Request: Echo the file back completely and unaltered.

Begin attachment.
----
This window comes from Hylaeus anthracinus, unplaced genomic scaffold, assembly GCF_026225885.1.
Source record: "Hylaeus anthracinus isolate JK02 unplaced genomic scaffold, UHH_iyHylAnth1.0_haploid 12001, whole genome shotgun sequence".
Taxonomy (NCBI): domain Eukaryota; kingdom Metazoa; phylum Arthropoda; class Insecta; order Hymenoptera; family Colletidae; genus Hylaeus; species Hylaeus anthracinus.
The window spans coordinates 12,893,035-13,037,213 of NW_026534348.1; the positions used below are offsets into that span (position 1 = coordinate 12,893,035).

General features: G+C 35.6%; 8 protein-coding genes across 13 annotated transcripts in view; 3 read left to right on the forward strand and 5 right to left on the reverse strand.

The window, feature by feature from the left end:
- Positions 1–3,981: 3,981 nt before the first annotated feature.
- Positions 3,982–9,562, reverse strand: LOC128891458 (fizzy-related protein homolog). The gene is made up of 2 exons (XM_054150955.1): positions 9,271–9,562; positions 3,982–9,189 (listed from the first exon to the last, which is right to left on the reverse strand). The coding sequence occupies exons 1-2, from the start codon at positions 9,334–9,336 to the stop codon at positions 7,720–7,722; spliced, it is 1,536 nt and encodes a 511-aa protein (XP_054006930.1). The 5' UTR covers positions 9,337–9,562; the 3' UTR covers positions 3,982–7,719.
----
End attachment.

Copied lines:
This window comes from Hylaeus anthracinus, unplaced genomic scaffold, assembly GCF_026225885.1.
Source record: "Hylaeus anthracinus isolate JK02 unplaced genomic scaffold, UHH_iyHylAnth1.0_haploid 12001, whole genome shotgun sequence".
Taxonomy (NCBI): domain Eukaryota; kingdom Metazoa; phylum Arthropoda; class Insecta; order Hymenoptera; family Colletidae; genus Hylaeus; species Hylaeus anthracinus.
The window spans coordinates 12,893,035-13,037,213 of NW_026534348.1; the positions used below are offsets into that span (position 1 = coordinate 12,893,035).

General features: G+C 35.6%; 8 protein-coding genes across 13 annotated transcripts in view; 3 read left to right on the forward strand and 5 right to left on the reverse strand.

The window, feature by feature from the left end:
- Positions 1–3,981: 3,981 nt before the first annotated feature.
- Positions 3,982–9,562, reverse strand: LOC128891458 (fizzy-related protein homolog). The gene is made up of 2 exons (XM_054150955.1): positions 9,271–9,562; positions 3,982–9,189 (listed from the first exon to the last, which is right to left on the reverse strand). The coding sequence occupies exons 1-2, from the start codon at positions 9,334–9,336 to the stop codon at positions 7,720–7,722; spliced, it is 1,536 nt and encodes a 511-aa protein (XP_054006930.1). The 5' UTR covers positions 9,337–9,562; the 3' UTR covers positions 3,982–7,719.